12 indexed through a subset of the key. See Level Compression.
14 A few concepts explained
15 ------------------------
16 Bits (tnode)
17 The number of bits in the key segment used for indexing into the
18 child array - the "child index". See Level Compression.
20 Pos (tnode)
21 The position (in the key) of the key segment used for indexing into
22 the child array. See Path Compression.
24 Path Compression / skipped bits
25 Any given tnode is linked to from the child array of its parent, using
26 a segment of the key specified by the parent's "pos" and "bits"
27 In certain cases, this tnode's own "pos" will not be immediately
28 adjacent to the parent (pos+bits), but there will be some bits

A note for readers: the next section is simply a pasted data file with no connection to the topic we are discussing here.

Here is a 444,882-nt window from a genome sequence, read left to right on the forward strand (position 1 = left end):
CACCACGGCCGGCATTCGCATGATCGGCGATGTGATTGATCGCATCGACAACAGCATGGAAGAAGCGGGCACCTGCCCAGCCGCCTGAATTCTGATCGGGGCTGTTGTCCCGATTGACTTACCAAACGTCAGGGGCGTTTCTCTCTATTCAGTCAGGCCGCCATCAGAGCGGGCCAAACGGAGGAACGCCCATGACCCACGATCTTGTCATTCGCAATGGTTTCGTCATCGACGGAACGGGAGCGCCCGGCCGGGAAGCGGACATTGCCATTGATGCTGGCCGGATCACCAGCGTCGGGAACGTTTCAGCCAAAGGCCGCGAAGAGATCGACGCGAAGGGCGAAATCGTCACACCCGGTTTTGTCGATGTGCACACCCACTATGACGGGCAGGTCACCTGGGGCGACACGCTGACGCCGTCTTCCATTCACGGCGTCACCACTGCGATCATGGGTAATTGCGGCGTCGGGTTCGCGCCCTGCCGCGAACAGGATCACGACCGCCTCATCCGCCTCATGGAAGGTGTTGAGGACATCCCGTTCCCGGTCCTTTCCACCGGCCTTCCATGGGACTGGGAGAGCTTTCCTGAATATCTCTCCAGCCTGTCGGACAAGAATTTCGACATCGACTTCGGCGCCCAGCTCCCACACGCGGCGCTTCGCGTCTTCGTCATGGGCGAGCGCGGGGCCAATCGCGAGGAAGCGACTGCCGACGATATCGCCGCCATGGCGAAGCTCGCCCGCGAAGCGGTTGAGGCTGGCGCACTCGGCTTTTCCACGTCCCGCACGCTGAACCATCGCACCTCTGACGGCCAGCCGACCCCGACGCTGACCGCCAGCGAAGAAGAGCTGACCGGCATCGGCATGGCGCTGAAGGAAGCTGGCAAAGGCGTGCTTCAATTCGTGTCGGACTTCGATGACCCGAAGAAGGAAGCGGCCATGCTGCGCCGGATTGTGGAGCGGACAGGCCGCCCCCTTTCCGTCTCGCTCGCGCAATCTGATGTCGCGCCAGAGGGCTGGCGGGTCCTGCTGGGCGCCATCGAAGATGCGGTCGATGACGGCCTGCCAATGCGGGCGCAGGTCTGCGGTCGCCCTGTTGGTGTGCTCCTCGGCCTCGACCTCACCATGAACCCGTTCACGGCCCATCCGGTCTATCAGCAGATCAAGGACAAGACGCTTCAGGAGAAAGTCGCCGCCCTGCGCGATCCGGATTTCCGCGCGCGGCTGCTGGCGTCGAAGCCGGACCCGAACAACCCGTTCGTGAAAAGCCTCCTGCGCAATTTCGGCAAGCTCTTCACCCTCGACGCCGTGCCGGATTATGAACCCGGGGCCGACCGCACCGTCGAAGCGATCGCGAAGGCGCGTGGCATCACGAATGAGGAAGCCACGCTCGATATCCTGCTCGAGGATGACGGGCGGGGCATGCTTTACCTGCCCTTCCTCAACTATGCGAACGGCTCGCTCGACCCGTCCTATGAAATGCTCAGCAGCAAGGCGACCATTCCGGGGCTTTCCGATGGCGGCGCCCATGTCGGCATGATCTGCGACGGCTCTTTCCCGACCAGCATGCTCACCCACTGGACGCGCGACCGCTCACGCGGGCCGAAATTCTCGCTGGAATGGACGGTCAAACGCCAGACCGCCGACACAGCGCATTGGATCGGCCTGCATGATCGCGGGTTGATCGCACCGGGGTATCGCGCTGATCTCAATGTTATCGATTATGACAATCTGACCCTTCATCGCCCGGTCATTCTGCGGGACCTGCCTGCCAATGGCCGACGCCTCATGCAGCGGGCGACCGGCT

29 in the key skipped over because they represent a single path with no
30 deviations. These "skipped bits" constitute Path Compression.
31 Note that the search algorithm will simply skip over these bits when
32 searching, making it necessary to save the keys in the leaves to
33 verify that they actually do match the key we are searching for.
35 Level Compression / child arrays
36 the trie is kept level balanced moving, under certain conditions, the
37 children of a full child (see "full_children") up one level, so that
38 instead of a pure binary tree, each internal node ("tnode") may
39 contain an arbitrarily large array of links to several children.
40 Conversely, a tnode with a mostly empty child array (see empty_children)
41 may be "halved", having some of its children moved downwards one level,
42 in order to avoid ever-increasing child arrays.
44 empty_children
45 the number of positions in the child array of a given tnode that are
46 NULL.
48 full_children
49 the number of children of a given tnode that aren't path compressed.
50 (in other words, they aren't NULL or leaves and their "pos" is equal
51 to this tnode's "pos"+"bits").
53 (The word "full" here is used more in the sense of "complete" than